With a promising premise and combat modeled after successful isometric hack-and-slash titles, Aluna: Sentinel of the Shards demonstrations potential. But both plot and play fail to capitalize on the game’s ambitions.
Platform: PC, also on Switch
Developer: Digiart Interactive, N-Fusion Interactive
Publisher: Digiart Interactive
Release date: May 26th, 2021
Digital availability: Steam and other digital storefronts
There’s a multitude of fulfilment found in most Diablo-like games. Motivation is often rooted in loot systems, where the possibility of better weapons and armor lingers over the action. Combat is alluringly accessible on the surface. But soon, the real-time management of cool-downs and the regulation of health and mana potions provide sophistication. There’s also the thrill of exploration, with some of the best efforts regularly providing new locations and adversaries to help offset tedium.
But Diablo clones have a rather disheartened downside as well: they are habitually situated in Tolkien-esque settings that revisit well-worn fantasy tropes. As such, the context for Aluna: Sentinel of the Shards feels refreshing, even if the game doesn’t capitalize on its setting. But sadly, the game’s hack-and-slash action is derivative and lacks polish, making the experience feel like a trudge.
The Dominance of a Demigod
Based on Paula Garces’ and Antonio Hernandez’s The World of Aluna comic, Sentinel of the Shards offers a noteworthy backstory that attempts to sidestep formula. Lead character Aluna is the daughter of conquistador Francisco Cortes and revered Inca Goddess Pachamama. Tragically, her mother perishes when protecting Aluna from a falling meteorite. The sacrifice results in the goddess’ body splintering into a myriad of emerald-colored shards. Revealing the bond between mother and daughter, Aluna’s strength emanates from one shard worn around her neck, at least until a monkey steals the fragment in the game’s prologue and wanders into the jungle.
Undoubtedly, the 16th century setting has a lot of potential, with Aluna being in the middle of two oppositional cultures. Prudently, the game draws on some of its source material, with comic-style cutscenes that divulge more detail and emotion than what the character models can convey. The in-game storytelling isn’t as successful and it’s disappointing that the game couldn’t work more comic panels into its plotline. They might have helped to flesh out many of the motivations and feelings of main characters.
An Adaptation That’s Light on Details
Sentinel of the Shards does little to explain the significance of Pachamama, who is akin to Mother Earth for many Inca descendants. Instead, conflict is mostly a mere consequence of Pachamama’s sacrifice, rather than a blood-stained clash of worldviews. A priest named Nagaric attempts to collect the shards in an effort to subjugate the native Tairona populace. Meanwhile, nature is corrupted in the goddess’ absence, turning against Aluna.
But the fragile relationship between humans, nature, and the land never gets much attention in the script, which was penned by Assassin’s Creed and Batman: Arkham Origins writers. NPCs tend to have a limited amount of dialog and all too often that’s used to advance the plot instead of reflecting on weightier issues. Given the brevity, my guess is the writers were behind the spin-off adaptations of Assassin’s Creed and Batman: Origins rather than the mainline entries.
Exploiting Enemy Behavior
Similarly, Sentinel of the Shards’ gameplay can feel like a second-tier effort as well. Sure, all of the fundamentals are here, with Aluna having access to melee, ranged, and magic abilities mapped across six controller buttons. On the upside, there’s a lot of flexibility and a pleasing demonstration of character growth. Initially, you’ll start the game with single melee attack that requires precise positioning. But as you gain experience, fill out the game’s tech trees, and gain new weapons, you’ll acquire powerful AOE attacks and potent ranged weapons that obliterate opponents before than can touch you.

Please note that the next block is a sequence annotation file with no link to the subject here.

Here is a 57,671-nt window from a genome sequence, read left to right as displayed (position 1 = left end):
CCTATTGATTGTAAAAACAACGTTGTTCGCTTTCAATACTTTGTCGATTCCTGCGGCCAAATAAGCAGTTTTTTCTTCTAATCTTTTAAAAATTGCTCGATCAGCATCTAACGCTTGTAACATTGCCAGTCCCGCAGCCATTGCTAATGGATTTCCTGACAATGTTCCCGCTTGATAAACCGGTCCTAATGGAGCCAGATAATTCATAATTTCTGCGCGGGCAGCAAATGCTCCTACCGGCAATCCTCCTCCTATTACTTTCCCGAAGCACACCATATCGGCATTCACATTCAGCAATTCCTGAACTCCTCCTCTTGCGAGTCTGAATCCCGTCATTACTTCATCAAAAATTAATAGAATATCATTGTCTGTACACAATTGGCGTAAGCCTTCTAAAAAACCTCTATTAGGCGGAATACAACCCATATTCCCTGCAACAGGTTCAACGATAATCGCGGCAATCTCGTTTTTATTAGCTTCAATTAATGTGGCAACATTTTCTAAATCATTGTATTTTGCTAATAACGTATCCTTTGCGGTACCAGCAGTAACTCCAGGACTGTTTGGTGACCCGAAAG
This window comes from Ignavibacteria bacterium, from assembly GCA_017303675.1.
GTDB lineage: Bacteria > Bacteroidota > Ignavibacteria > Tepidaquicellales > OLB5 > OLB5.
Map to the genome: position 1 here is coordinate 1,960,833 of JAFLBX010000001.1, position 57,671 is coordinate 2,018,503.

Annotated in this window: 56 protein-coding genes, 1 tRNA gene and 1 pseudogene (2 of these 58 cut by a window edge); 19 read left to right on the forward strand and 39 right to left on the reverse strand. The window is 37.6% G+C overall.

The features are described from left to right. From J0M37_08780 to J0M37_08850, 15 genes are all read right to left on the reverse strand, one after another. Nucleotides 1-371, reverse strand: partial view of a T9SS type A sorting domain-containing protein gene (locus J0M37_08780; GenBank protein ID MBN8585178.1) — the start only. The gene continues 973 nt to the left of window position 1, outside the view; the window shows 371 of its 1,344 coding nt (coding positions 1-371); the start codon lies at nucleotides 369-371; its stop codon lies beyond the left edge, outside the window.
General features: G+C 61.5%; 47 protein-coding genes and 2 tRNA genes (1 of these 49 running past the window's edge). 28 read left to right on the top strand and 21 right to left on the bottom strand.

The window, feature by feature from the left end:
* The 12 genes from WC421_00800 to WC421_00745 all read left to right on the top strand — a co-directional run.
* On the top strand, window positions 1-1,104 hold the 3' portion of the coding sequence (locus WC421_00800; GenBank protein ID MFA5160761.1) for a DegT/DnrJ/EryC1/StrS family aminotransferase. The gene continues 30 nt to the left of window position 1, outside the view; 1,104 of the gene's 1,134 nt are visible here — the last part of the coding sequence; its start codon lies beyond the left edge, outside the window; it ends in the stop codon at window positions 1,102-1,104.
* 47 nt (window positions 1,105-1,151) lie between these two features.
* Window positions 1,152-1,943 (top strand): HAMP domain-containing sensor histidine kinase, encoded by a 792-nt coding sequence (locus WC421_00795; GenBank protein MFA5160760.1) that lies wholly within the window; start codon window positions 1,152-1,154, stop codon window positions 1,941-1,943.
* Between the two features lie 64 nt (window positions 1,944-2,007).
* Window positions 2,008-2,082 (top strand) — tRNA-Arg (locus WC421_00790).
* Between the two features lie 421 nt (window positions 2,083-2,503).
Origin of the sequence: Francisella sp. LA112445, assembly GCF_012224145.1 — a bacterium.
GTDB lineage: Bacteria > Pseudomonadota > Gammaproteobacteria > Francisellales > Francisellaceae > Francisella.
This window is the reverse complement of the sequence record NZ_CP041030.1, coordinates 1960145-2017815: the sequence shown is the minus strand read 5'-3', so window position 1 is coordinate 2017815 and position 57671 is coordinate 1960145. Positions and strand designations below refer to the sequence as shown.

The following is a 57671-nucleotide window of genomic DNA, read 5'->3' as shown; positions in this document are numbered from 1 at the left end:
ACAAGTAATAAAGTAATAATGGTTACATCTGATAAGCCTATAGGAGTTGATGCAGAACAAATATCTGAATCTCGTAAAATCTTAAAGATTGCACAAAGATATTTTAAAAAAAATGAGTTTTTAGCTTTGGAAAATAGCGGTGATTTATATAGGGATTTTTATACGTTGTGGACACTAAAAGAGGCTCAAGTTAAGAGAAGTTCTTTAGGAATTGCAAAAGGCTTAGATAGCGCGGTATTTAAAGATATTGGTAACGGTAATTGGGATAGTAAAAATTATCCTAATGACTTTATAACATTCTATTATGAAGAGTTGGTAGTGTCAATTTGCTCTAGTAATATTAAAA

But lackluster artificial intelligence provides as much benefit as an augmented arsenal. Expectedly, enemies will approach and attack when you draw close. But move away, and they return to their initial position, provoking players to exploit a back-and-forth tactic when attacking. Other times, they’ll get stuck on an environmental object and turn pacifistic, making for an effortless and uninteresting kill. Unlike many of its contemporaries, Sentinel of the Shards rarely mobs its players. All too often, adversaries approach you in restrained numbers, reducing the need to use the endless (but cooldown timer regulated) health potions. Collectively, these small issues ebb away at the enjoyment. While fighting isn’t dreadful, it becomes tedious far too soon.
At least some of the monotony is tied to the overuse of visual assets. Sure, Sentinel of the Shards’ jungles, temples, and caves, are made up of attractively drawn pieces. But there’s not enough variety in each milieu, and you’ll seeing the same features repeatedly. Another issue stems from the game’s mini map that only offers a single, static overhead perspective. While the game gives you waypoints to follow, occasionally navigating there can be troublesome given the game’s linear, labyrinthine pathing. As such, you probably developer the habit of ignoring the map and just hugging the walls of each area.
Aluna: Sentinel of the Shards was undoubtedly a labor of love for the developers, who envisioned an interactive adaption of the bicultural heroine. But Diablo-like games can make for an uneasy conduit. Not only do they not lend themselves to involved plotlines but play can be difficult to balance. Aluna’s attempt is admirable, but she might have fared better in a less popular, but more expository media like a visual novel.
Aluna: Sentinel of the Shards was played on PC
with review code provided by the publisher.